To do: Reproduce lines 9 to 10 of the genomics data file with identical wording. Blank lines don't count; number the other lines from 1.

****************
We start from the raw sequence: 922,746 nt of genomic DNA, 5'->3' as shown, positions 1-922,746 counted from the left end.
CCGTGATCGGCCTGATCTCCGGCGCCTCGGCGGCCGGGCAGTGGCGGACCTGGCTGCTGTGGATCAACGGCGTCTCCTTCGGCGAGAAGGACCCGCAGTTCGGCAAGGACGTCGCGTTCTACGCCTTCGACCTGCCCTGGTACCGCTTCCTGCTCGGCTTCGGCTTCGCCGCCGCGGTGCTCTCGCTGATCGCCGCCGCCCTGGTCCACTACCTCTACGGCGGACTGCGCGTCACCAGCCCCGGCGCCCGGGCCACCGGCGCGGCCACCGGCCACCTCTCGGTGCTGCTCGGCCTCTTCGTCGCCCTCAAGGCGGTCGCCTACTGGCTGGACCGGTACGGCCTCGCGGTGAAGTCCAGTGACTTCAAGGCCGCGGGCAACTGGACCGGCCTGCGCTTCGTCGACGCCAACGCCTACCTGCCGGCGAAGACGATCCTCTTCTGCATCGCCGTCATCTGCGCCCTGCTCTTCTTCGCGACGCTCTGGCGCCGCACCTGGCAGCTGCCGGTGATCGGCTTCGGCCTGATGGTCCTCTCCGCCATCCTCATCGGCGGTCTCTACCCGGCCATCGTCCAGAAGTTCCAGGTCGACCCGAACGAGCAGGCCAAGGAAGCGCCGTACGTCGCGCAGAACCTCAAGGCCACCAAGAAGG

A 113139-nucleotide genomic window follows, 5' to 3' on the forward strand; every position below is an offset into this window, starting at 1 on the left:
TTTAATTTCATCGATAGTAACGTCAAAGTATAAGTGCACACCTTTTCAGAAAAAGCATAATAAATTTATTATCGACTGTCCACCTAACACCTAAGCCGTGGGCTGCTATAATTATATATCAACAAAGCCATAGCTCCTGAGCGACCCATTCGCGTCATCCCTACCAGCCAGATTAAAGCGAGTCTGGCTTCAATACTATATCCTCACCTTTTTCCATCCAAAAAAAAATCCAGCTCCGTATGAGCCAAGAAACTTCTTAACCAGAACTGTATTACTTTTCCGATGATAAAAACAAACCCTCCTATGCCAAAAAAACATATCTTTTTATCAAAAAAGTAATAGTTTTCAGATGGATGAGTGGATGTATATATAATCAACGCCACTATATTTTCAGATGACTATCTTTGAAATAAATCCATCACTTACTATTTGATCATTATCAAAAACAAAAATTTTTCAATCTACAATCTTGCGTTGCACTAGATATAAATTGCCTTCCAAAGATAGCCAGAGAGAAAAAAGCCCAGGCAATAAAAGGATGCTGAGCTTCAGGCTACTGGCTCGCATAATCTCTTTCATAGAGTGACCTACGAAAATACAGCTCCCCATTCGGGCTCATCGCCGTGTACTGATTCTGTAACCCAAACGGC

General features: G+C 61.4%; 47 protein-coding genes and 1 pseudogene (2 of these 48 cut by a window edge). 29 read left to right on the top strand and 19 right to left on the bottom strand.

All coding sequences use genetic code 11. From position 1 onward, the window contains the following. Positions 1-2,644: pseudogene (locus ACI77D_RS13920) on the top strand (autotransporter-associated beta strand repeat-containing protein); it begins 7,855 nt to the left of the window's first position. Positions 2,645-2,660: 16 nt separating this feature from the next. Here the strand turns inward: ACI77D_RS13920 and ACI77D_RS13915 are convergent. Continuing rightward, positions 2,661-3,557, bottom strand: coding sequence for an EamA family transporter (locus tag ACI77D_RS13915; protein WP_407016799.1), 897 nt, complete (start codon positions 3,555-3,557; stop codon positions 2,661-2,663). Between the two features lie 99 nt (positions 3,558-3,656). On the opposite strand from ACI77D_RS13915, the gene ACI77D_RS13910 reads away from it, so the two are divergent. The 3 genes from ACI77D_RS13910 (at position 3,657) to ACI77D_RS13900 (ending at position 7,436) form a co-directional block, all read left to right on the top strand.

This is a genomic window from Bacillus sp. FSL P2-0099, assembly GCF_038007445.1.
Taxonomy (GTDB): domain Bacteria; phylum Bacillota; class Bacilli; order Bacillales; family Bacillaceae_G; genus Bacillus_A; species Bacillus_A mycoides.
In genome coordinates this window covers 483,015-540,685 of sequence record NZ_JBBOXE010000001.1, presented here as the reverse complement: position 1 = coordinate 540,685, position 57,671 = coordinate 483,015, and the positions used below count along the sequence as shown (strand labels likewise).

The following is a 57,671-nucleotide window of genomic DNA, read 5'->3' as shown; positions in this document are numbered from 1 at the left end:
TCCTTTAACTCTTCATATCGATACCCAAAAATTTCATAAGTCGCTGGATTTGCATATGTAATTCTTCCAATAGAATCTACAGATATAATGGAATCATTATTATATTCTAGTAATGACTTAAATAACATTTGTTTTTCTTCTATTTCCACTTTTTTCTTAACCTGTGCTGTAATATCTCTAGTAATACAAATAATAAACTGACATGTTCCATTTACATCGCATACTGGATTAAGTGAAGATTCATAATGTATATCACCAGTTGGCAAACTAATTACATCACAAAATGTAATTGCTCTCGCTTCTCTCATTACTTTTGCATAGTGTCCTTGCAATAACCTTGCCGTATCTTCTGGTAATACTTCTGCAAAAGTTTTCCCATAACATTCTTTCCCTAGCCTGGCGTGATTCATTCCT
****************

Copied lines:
In genome coordinates this window covers 483,015-540,685 of sequence record NZ_JBBOXE010000001.1, presented here as the reverse complement: position 1 = coordinate 540,685, position 57,671 = coordinate 483,015, and the positions used below count along the sequence as shown (strand labels likewise).

The following is a 57,671-nucleotide window of genomic DNA, read 5'->3' as shown; positions in this document are numbered from 1 at the left end: